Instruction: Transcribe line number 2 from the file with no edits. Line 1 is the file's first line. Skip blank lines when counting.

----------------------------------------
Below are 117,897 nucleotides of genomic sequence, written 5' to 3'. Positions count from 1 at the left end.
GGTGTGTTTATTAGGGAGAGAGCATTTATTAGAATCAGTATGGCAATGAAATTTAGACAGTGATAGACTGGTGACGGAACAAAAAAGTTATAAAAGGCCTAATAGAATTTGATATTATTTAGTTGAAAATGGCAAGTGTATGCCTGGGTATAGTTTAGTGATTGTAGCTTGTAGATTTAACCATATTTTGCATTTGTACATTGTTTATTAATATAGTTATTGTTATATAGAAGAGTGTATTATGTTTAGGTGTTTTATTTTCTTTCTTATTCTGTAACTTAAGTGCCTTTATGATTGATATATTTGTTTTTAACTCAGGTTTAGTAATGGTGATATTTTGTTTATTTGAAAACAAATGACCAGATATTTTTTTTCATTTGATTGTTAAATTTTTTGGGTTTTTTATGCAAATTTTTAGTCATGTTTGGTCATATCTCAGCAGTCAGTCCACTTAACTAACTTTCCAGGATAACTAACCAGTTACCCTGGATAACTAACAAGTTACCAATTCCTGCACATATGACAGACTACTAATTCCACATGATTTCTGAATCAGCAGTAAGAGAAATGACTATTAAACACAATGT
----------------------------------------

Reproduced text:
GGTGTGTTTATTAGGGAGAGAGCATTTATTAGAATCAGTATGGCAATGAAATTTAGACAGTGATAGACTGGTGACGGAACAAAAAAGTTATAAAAGGCCTAATAGAATTTGATATTATTTAGTTGAAAATGGCAAGTGTATGCCTGGGTATAGTTTAGTGATTGTAGCTTGTAGATTTAACCATATTTTGCATTTGTACATTGTTTATTAATATAGTTATTGTTATATAGAAGAGTGTATTATGTTTAGGTGTTTTATTTTCTTTCTTATTCTGTAACTTAAGTGCCTTTATGATTGATATATTTGTTTTTAACTCAGGTTTAGTAATGGTGATATTTTGTTTATTTGAAAACAAATGACCAGATATTTTTTTTCATTTGATTGTTAAATTTTTTGGGTTTTTTATGCAAATTTTTAGTCATGTTTGGTCATATCTCAGCAGTCAGTCCACTTAACTAACTTTCCAGGATAACTAACCAGTTACCCTGGATAACTAACAAGTTACCAATTCCTGCACATATGACAGACTACTAATTCCACATGATTTCTGAATCAGCAGTAAGAGAAATGACTATTAAACACAATGT